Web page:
The Suns are shooting threes at historic rates, and it’s working
Forward Cameron Johnson finished off the Phoenix Suns’ three-point barrage on Thursday with a 26-footer in the final 2:06 against the Atlanta Hawks.
It was the 15th three that the Suns made in the game as they shot 15-for-39 (38.5%).
It marked the third straight game in which Phoenix made 15 or more threes, the longest streak in team history.
That could be chalked up to a hot shooting stretch, but more likely, it is a product of the new style of play in the Valley.
The Suns have more outside threats than in recent years and are shooting a lot more from deep. They average 35.2 shots from beyond the arc per game this year.
Never before had the Suns taken even 30.
Eight Suns players attempt at least three three-pointers per game. Five attempt four.
Add in a point guard who is great at commanding the offense and finding the open shooter in Ricky Rubio, plus a good passing center like Aron Baynes who can also shoot, and the Suns have an ideal roster to succeed beyond the arc.
Phoenix is shooting a stellar 38.8% from deep as a team, third-best in the NBA.
It is taking the second-most wide-open threes in the NBA (nearest defender at least six feet away) at 22.4 per game.
There is constant movement and a buy in to working to get others open for catch-and-shoot chances.
Guard Devin Booker has scored well off of cuts and screens.
Forward Dario Saric finds his spots and is one of the better catch-and-shoot scorers in the NBA.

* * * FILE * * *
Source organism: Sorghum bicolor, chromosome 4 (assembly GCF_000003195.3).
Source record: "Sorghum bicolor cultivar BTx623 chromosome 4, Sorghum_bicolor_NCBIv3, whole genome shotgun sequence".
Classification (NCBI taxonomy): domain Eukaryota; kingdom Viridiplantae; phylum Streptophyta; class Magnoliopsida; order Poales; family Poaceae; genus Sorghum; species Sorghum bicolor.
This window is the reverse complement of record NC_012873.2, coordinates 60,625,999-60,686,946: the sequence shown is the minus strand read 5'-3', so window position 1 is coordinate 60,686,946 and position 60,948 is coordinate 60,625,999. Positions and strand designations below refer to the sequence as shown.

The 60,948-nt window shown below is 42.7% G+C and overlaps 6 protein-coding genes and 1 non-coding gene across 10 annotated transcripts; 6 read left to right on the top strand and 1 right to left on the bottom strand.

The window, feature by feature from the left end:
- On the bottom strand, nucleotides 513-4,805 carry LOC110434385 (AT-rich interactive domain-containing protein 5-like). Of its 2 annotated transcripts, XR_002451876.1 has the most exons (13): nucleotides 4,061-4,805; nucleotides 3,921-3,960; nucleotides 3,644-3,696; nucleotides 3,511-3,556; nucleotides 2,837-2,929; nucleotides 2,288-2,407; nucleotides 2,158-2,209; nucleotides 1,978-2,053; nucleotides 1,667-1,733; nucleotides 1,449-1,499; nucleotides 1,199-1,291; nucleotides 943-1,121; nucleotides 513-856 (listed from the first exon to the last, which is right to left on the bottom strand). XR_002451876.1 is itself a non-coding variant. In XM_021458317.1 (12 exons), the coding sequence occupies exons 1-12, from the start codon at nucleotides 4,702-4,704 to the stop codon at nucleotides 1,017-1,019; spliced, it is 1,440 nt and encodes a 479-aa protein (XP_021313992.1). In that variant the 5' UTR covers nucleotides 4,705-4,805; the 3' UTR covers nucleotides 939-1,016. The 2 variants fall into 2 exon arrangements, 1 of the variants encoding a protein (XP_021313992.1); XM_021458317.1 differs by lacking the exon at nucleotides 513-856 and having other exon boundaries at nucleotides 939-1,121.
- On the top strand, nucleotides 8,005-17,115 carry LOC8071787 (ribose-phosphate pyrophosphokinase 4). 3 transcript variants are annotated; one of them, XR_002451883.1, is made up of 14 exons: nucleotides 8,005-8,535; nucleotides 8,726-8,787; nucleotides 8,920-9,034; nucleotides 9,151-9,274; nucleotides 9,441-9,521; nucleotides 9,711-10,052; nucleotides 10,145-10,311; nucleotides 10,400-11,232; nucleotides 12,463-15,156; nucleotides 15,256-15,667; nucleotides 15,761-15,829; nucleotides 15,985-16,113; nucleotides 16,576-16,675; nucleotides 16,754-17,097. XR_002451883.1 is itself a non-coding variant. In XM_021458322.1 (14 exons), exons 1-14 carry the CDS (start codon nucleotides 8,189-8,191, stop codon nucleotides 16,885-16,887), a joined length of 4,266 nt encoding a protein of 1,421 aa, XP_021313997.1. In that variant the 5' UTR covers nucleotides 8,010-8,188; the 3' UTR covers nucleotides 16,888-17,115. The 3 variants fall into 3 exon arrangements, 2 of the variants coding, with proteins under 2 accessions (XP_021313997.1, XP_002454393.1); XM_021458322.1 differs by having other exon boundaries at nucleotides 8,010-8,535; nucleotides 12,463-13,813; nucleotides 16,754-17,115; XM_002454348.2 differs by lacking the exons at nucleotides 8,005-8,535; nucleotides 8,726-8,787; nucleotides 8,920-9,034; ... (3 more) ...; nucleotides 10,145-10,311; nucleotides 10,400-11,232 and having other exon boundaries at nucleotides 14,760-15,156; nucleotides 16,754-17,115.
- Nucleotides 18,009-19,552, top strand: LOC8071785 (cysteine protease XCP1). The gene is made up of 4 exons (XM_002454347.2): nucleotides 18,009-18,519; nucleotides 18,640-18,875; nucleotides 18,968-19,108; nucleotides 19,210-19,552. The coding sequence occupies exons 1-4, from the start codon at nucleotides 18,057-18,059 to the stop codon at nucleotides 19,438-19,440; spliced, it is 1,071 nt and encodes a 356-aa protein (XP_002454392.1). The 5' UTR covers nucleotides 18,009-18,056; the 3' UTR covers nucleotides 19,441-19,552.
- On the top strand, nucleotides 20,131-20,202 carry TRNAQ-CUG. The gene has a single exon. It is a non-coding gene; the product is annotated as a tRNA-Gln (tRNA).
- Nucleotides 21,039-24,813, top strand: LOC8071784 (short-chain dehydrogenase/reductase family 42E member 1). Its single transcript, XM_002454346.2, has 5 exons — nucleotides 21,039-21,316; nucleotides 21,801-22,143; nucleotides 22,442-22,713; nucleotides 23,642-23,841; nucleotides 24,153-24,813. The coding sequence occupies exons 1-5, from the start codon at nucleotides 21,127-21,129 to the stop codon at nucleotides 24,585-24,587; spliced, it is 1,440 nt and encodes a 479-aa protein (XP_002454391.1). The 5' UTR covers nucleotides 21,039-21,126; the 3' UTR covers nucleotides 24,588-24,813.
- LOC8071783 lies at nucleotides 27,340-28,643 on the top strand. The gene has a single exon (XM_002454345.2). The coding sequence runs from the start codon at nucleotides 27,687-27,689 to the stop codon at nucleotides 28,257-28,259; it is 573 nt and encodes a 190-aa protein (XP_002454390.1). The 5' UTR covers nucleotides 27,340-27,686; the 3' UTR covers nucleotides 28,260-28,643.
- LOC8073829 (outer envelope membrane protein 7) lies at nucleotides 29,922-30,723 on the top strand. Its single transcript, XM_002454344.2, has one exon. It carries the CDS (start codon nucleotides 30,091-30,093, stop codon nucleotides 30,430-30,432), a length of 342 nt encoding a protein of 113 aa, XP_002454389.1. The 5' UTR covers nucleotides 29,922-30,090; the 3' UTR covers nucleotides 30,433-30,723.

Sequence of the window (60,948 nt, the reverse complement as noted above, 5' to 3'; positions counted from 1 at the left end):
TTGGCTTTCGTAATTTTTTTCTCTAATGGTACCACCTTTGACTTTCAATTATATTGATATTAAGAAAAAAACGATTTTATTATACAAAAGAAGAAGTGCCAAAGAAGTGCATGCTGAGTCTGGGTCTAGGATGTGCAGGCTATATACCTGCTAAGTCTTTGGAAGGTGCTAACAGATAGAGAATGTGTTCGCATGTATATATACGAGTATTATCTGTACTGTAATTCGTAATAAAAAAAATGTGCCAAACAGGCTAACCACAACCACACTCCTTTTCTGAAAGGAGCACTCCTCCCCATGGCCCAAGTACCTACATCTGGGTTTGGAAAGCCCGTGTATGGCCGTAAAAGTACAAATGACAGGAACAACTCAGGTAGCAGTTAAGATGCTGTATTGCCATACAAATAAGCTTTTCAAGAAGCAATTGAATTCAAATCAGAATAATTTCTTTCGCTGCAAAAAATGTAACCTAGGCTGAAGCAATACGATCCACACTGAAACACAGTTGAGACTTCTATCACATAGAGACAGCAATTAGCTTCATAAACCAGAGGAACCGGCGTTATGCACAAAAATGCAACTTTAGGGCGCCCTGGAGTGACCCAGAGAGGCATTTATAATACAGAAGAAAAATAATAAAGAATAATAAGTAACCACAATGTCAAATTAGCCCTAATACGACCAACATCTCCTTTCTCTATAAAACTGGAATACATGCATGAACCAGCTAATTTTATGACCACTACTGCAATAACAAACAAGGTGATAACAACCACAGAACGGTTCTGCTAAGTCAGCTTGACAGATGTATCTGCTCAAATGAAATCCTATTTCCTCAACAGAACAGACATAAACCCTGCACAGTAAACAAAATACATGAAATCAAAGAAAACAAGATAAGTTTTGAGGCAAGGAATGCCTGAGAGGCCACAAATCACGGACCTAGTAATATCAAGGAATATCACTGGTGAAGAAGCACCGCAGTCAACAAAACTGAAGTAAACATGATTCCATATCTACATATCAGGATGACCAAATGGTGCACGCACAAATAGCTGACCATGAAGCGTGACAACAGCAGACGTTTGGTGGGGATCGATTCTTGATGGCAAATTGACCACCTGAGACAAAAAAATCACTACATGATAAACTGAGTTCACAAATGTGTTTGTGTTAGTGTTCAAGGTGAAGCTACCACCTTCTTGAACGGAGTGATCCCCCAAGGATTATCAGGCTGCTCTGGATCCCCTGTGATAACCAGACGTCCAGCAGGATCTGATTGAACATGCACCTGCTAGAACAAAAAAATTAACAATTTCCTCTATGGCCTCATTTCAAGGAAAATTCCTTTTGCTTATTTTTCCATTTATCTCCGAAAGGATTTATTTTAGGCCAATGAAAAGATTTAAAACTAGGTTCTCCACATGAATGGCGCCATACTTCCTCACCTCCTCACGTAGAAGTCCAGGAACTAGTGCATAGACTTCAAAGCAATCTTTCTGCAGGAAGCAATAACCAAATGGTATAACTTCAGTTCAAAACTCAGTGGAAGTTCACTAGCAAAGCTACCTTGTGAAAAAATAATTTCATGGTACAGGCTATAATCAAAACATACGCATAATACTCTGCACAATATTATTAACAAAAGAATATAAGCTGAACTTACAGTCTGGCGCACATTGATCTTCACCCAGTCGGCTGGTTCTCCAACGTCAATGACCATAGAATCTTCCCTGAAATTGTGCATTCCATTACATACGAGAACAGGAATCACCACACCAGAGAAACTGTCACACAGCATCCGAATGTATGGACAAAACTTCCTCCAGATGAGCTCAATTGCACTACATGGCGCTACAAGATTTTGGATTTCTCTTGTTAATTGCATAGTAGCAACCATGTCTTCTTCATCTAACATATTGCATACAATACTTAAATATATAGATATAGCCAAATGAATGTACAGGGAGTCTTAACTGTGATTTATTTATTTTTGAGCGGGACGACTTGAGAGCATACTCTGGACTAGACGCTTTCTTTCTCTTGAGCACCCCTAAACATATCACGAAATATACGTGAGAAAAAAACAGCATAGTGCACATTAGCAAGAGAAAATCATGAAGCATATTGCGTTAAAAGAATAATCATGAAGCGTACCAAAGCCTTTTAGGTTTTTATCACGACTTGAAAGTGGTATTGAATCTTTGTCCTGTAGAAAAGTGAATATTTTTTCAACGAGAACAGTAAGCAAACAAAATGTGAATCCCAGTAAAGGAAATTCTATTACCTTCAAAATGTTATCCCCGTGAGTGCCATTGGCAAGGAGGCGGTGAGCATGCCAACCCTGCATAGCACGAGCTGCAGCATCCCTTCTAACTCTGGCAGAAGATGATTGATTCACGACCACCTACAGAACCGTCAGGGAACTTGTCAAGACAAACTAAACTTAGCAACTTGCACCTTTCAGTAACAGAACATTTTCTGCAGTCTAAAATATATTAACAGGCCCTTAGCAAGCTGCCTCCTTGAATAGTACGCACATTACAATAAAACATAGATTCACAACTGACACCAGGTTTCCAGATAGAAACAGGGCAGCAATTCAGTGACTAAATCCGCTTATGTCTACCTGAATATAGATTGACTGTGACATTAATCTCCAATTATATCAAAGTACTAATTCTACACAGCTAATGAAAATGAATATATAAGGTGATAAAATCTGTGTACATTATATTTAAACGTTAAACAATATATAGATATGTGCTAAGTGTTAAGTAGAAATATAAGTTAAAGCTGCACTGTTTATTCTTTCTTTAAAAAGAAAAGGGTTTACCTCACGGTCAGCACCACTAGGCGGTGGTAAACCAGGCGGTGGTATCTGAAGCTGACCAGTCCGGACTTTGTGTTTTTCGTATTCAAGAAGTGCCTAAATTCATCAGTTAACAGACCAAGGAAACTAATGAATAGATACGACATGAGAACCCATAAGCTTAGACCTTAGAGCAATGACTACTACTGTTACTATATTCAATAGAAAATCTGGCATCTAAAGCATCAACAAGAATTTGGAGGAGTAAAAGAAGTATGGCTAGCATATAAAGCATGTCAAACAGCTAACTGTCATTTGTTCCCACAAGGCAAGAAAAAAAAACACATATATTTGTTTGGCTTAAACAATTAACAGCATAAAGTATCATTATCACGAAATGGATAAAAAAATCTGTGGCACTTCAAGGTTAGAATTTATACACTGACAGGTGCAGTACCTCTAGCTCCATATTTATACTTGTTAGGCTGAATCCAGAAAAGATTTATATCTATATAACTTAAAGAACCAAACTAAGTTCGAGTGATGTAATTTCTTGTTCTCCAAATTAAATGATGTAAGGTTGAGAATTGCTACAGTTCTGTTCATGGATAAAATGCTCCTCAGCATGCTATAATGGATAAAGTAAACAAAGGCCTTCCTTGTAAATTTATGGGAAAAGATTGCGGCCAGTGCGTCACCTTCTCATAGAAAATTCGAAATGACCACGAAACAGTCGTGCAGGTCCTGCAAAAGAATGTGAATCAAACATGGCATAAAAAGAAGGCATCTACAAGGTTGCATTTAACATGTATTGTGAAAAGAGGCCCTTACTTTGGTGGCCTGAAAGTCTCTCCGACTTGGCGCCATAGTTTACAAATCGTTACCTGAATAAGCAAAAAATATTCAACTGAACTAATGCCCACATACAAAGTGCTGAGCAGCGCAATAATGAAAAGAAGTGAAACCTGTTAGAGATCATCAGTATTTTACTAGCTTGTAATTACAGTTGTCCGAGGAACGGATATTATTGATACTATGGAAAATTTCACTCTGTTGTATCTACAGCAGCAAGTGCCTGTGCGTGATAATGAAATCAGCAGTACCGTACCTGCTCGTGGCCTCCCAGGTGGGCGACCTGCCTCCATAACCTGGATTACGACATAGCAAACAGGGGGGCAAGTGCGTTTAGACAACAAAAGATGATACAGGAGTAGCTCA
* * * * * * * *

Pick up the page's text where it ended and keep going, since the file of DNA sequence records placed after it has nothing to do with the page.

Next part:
Passing has been great too, as they lead the league in assists by a wide margin (they have 317, next best team has 296).
A major help is that they have lineups where every player can knock down a three, which is incredibly hard to defend.
Especially since there are guys like Booker or Kelly Oubre Jr. who can shoot and attack the basket. If the defense collapses, then there’s an open forward in the corner. If it doesn’t, then the driver can score at the rim.
General manager James Jones took some heat for how he managed the NBA Draft last summer, but he assembled a team full of players with the most important skill in today’s NBA: shooting.
Plus, Johnson, who many pundits believed was selected too early, is hitting 41.7% of threes and was placed on NBA.com’s Rookie Ladder as an honorable mention (top-10 rookie thus far).
The results of this renaissance have been more scoring and higher efficiency. The Suns are putting up 117.6 points per game, which is the fourth-best mark in the NBA.
The last time they scored over 110 points per contest was 2009-2010 with Steve Nash and Amar’e Stoudemire leading the charge.
Per 100 possessions, the Suns are third in the league in scoring. That is an unreal jump from last year when they were third-to-last.
There have only been five seasons in team history in which the Suns shot a better percentage from deep. All of those came with Nash running the point at the height of Phoenix’s offensive powers.
Although the personnel of this year’s team and that era is different, they both had strong playmaking point guards with solid shooting around the perimeter and they work quickly.
It is very early in the season, but the ways that Phoenix has created three-point opportunities with ball movement and hard work to get open is the best sign that this level of scoring can continue.
When Deandre Ayton returns from suspension, he’ll add another element, which will be an opportunity and a challenge for head coach Monty Williams to work with.